Kochfreunde.com is the culinary magazine of Oliver Wagner. Here, everything revolves around the almost most beautiful thing in the world: good food. The focus ranges from reports on exciting restaurants to recipes from his own kitchen, cookbooks and culinary gadgets.


Kochfreunde.com ist das kulinarisches Magazin von Oliver Wagner. Hier dreht sich alles rund um die beinahe schönste Sache der Welt: Gutes Essen. Dabei reicht der Fokus von Berichten über spannende Restaurants bis hin zu Rezepten aus der eigenen Küche, Kochbücher und kulinarische Gadgets.

Jiro Dreams of Sushi

A wonderful film, on so many levels. And a big miss to have seen him only recently.

David Gelb tells the story of Jiro Ono, the 85-year-old grand master of sushi and his 3 Michelin starred restaurant Sukiyabashi Jiro in Tokyo.

Yet the film is much more than a portrait of Jiro’s unprecedented perfection. It is also a family story, a tale of the slow handover of the restaurant to his older son Yoshikazu and the emancipation of his younger son Takashi, who runs his own restaurant in exactly the same tradition.

In addition, Jiro Dreams of Sushi is also a picture about the love for one’s profession, Jiro’s great desire to become a little bit better every day. For 70 years now, day after day, always following the same procedure.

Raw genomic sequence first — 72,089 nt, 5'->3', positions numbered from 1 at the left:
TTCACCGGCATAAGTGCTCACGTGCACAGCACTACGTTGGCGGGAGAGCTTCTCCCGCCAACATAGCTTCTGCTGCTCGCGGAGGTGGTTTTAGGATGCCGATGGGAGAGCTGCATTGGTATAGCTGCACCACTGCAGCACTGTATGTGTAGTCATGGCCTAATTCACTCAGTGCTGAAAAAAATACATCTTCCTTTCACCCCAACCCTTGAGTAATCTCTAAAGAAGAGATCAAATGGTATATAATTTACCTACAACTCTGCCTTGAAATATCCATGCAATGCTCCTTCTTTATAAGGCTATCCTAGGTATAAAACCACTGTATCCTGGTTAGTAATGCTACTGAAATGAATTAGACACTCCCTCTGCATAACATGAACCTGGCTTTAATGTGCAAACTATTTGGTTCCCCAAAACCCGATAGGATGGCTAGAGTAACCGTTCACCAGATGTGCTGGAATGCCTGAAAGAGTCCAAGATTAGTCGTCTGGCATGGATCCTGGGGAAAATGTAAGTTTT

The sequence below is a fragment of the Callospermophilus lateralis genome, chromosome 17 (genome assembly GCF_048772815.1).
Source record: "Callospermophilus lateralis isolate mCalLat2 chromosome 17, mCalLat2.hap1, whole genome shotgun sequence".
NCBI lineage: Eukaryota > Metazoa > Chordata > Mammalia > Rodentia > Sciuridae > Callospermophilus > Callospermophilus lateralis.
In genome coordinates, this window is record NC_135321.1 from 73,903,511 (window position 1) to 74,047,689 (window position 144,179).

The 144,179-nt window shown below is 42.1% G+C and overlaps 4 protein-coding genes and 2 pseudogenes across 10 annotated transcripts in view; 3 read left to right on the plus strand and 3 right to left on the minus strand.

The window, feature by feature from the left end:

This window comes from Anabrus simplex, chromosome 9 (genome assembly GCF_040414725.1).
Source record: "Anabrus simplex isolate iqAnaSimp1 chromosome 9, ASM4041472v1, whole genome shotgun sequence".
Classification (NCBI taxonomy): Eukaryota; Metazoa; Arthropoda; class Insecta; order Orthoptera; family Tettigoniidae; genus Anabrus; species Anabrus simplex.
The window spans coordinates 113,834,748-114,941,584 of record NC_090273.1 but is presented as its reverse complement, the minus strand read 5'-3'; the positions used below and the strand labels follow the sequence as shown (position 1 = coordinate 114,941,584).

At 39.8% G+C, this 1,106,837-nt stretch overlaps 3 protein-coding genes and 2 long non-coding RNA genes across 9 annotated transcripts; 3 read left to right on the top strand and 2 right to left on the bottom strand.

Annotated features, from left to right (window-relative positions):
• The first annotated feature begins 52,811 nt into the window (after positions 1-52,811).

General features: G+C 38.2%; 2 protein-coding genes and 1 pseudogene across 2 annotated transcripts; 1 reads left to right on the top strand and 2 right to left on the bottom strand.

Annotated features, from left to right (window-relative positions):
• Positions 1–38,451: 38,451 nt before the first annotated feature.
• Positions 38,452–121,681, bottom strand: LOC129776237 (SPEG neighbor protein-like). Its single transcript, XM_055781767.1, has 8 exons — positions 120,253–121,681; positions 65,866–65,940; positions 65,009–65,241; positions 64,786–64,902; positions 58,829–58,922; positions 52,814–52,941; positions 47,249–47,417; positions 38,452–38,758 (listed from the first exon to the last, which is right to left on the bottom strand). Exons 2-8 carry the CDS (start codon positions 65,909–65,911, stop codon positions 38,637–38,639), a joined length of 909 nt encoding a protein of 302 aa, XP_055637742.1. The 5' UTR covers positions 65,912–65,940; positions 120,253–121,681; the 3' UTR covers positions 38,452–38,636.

Once you decide on your occupation… you must immerse yourself in your work. You have to fall in love with your work. Never complain about your job. You must dedicate your life to mastering your skill. That’s the secret of success… and is the key to being regarded honorably.

His perfection is evident not only in the selection of products (only the best fish, the best rice, no matter how elaborate its preparation), their preparation (it turned out that an octopus massaged for 60 minutes becomes slightly more tender than if massaged for only 30 minutes), the great craft, but also the always unobtrusive observation of his guests. Thus, the sushi are always imperceptibly and only marginally adjusted to the size, gender and appetite of the guest, so that all 10 people dining in parallel remain in the same rhythm. If Jiro recognizes a left-handed person, the sushi will be served to him the other way around in the future.

Significantly, David Gelb originally wanted to make a much more general film about the art of sushi, but was so fascinated by Jiro and his story that he changed his mind during filming and went into sukiyabashi alone. Fortunately.

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